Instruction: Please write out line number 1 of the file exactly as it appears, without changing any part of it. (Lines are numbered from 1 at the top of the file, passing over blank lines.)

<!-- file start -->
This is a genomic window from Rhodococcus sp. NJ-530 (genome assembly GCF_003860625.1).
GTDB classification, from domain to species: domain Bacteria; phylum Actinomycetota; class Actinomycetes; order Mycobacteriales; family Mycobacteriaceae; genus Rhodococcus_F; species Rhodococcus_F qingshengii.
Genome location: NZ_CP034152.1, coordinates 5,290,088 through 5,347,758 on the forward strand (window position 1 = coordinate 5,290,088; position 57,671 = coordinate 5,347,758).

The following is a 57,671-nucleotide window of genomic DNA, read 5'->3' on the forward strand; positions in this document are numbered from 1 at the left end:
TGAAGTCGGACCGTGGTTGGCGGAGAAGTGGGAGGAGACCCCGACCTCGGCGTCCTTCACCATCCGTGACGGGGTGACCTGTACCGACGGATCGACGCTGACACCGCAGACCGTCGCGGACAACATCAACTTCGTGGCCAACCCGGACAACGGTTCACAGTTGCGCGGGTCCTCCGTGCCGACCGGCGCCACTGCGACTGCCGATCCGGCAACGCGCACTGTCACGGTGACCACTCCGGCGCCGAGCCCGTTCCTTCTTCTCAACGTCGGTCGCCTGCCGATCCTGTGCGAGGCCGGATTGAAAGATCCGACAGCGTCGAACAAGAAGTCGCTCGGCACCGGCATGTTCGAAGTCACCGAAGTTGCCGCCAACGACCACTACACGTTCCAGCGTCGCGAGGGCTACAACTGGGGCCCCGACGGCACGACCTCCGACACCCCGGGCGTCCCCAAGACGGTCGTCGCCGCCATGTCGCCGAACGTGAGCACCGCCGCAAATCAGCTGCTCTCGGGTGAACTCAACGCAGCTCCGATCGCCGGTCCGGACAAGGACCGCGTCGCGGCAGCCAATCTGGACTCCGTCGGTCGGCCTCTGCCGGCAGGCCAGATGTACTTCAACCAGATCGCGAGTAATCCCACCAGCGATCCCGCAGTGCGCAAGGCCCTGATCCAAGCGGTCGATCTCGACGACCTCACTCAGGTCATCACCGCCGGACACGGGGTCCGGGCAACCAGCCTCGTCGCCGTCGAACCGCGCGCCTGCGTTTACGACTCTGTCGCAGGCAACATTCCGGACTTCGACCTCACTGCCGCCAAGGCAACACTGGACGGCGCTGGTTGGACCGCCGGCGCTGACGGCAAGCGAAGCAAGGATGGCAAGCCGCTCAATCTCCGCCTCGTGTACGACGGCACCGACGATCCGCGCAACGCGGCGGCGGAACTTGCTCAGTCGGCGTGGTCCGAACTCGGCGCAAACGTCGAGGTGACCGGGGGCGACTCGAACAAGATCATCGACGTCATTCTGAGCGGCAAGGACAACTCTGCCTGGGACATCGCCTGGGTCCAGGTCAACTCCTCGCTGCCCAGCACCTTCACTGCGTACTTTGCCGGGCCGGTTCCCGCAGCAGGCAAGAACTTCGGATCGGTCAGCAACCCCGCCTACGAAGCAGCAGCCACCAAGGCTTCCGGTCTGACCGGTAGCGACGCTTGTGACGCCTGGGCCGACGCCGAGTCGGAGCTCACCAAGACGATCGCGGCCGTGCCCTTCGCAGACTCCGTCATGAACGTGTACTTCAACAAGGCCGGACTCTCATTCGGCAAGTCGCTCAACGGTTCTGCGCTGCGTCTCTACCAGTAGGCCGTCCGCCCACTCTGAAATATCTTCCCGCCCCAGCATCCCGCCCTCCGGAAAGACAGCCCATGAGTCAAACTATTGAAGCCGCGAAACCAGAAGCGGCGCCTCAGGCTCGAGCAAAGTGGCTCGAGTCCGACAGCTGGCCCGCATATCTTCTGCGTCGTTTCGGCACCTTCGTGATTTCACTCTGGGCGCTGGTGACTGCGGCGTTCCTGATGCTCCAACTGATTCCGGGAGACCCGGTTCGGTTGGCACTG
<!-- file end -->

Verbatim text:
This is a genomic window from Rhodococcus sp. NJ-530 (genome assembly GCF_003860625.1).